He also played an influential role in the cellular settlements amongst mutually exclusive applications in over half of the top-90 US markets and in his interactions with the FCC. It was during this time in 1985, he was invited by Ms. Zora Kramer at the FCC to present his thoughts on the burgeoning Cellular industry and participate with other executives on the panel moderated by Ms. Doris McMillon who was the news anchor for WJLA TV-9 in DC. She now runs her own Media and Communications firm.
I had a chance to talk to Ms. McMillon to see what she remembered about that session from 30 years ago. “Peter wowed the audience, some of the stuff he was saying seemed science fiction at the time,” she said.
Peter was very familiar with the work on ARPAnet at DARPA and from the beginning saw the cellular system not just for voice but also for data services; not just for connecting phones but all sorts of machines. Remember, in those early days, cellular phones were installed in the car and amounted to thousands of dollars in equipment and monthly costs.
In all of our filings with the FCC, we made mention of our intent to offer not just voice, but also data services over the cellular networks. Particularly, was is easy to see that tons of machines and devices, many of which are situated in remote or hard-to-access areas, are in dire need of monitoring and manipulation so that managers of such machines and devices can check status, turn these devices on and off and modify settings and thresholds. The narrow bandwidth of cellular ideally lends itself to carrying small amounts of data to and from machines and devices. Some of you in the audience are familiar with the simultaneous and rapid development of the Internet -- whose progenitor was called the "ARPAnet" -- overseen by the U.S. Department of Defense Advanced Research Programs Agency better known as "DARPA." When the Russians launched the Sputnik communications satellite in 1958, this gave the U.S. government the urgent motivation to create DARPA so we would never again fall behind in critical technology behind a rival superpower.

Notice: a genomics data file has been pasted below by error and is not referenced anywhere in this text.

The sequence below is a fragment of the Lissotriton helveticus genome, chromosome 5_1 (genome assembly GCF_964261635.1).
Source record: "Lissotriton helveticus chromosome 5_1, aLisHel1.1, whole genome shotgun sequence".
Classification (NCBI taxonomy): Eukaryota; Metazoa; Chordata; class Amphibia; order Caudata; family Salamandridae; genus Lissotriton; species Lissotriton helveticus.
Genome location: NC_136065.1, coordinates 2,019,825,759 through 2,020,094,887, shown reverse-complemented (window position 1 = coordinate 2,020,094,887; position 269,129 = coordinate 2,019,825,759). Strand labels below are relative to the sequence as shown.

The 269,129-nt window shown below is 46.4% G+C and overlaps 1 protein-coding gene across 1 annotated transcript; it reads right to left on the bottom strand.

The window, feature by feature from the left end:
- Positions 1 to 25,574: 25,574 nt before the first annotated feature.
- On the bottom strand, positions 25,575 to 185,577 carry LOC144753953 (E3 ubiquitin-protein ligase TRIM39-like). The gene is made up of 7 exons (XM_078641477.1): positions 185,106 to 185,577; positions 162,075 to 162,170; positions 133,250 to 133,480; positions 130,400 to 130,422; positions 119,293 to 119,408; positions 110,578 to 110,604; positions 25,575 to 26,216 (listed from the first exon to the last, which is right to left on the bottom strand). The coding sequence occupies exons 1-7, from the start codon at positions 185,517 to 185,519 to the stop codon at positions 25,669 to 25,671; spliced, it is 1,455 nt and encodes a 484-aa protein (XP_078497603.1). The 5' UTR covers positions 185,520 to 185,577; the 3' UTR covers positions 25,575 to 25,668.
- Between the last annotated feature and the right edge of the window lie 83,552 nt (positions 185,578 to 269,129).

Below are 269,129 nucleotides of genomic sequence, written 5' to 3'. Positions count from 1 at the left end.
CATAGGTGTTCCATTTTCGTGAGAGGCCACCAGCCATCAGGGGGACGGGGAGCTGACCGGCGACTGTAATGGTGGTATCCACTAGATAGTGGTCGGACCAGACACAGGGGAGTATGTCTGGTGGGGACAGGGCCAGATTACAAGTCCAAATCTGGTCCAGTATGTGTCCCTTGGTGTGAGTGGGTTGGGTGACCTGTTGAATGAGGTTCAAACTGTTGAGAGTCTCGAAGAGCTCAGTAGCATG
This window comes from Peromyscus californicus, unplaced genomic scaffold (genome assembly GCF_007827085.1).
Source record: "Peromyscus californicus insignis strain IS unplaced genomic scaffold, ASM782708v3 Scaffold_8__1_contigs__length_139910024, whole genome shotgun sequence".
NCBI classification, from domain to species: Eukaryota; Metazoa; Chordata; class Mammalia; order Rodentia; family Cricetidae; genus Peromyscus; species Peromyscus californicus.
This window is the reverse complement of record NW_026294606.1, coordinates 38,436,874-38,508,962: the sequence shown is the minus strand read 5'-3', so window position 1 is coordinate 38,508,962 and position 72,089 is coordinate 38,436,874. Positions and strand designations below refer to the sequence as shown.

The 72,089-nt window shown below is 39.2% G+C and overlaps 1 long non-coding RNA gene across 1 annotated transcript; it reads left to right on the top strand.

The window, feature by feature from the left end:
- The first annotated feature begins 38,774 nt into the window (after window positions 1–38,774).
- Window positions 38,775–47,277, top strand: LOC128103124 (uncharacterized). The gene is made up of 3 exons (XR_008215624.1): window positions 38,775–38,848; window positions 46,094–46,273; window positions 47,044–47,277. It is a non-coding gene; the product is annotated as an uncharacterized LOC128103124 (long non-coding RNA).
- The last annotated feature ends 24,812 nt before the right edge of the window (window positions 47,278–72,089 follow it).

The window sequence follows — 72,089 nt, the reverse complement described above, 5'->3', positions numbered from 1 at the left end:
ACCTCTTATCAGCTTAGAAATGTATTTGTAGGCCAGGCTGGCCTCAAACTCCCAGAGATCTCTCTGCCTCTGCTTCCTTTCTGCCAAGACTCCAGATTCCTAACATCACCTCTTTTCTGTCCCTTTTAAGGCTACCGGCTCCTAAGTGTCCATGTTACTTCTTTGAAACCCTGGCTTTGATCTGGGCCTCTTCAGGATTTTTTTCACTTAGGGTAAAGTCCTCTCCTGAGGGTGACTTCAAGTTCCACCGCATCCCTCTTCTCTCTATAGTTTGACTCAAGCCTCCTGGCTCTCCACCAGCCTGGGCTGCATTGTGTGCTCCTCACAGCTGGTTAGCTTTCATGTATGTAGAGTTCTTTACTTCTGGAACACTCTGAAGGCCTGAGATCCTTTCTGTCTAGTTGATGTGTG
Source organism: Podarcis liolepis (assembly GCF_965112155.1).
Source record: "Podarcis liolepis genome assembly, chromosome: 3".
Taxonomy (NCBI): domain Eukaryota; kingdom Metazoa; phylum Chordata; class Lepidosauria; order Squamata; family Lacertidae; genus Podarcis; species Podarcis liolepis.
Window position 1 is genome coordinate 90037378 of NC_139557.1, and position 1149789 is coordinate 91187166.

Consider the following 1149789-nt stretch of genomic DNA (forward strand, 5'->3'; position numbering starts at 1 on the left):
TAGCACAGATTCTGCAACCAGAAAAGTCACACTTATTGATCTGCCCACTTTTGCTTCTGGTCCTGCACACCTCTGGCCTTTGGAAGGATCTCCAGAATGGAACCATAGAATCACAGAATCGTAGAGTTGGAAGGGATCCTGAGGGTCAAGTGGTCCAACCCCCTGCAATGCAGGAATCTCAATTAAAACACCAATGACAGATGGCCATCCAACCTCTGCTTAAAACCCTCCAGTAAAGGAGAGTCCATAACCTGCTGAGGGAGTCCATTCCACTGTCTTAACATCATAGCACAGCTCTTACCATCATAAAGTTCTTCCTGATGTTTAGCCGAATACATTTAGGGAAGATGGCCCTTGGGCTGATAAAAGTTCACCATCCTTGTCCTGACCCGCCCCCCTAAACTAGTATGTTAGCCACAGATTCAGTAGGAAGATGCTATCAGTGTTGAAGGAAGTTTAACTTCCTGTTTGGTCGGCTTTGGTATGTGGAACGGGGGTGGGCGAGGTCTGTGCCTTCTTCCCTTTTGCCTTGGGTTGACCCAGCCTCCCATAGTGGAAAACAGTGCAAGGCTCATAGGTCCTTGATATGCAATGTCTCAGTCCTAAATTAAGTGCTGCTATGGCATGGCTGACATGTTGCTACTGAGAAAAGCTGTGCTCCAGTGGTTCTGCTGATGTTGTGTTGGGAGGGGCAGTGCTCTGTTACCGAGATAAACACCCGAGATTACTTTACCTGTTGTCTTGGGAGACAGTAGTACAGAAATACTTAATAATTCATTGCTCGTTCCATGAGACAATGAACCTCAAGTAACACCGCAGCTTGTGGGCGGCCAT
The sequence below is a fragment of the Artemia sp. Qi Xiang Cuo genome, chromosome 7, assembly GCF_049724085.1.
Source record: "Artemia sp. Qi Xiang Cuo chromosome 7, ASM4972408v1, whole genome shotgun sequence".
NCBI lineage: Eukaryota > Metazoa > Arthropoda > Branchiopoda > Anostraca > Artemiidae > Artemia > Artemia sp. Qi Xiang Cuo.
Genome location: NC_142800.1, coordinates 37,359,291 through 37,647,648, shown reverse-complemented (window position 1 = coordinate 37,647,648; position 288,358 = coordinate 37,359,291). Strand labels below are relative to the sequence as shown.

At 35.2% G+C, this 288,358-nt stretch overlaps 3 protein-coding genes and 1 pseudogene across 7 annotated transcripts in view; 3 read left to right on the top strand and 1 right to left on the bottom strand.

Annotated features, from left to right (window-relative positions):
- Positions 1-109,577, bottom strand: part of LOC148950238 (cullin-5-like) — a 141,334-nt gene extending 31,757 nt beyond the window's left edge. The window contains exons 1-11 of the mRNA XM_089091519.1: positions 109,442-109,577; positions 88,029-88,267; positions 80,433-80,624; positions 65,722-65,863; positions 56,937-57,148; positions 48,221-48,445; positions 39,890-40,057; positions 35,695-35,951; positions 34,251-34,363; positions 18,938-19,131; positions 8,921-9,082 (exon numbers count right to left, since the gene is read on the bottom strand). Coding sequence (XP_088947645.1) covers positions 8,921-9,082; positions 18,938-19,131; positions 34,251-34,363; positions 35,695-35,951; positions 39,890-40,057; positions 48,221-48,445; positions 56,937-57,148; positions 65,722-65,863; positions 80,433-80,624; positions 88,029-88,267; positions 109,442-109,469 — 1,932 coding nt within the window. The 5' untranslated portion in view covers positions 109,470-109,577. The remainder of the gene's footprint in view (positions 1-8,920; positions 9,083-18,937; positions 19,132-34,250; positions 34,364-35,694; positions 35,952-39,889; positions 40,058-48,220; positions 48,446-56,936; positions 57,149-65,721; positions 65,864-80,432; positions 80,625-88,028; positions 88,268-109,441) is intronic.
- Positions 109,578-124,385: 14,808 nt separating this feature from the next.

You can read the full speech to judge for yourself.
In the meantime, an entrepreneur like Peter can hardly sit idle. He has played an important role in the connected cars that are so prevalent today (see patent USPTO 5587715). He regularly advises the various government agencies like US Army, Pentagon, FAA, etc. and other corporations on future growth of technology and its impact on our world. He is currently engaged in Unmanned Aerial Systems (a.k.a drones) industry, which is an emerging segment of the IoT industry.
So, the next time someone asks you about the origination of IoT at a cocktail party, you will have the data and the historical context of how Peter’s speech in Sept of 1985 came about.
Here’s how Ashton explains the potential of the Internet of Things:
“Today computers -- and, therefore, the internet -- are almost wholly dependent on human beings for information. Nearly all of the roughly 50 petabytes (a petabyte is 1,024 terabytes) of data available on the internet were first captured and created by human beings by typing, pressing a record button, taking a digital picture or scanning a bar code.
The problem is, people have limited time, attention and accuracy -- all of which means they are not very good at capturing data about things in the real world. If we had computers that knew everything there was to know about things -- using data they gathered without any help from us -- we would be able to track and count everything and greatly reduce waste, loss and cost. We would know when things needed replacing, repairing or recalling and whether they were fresh or past their best.”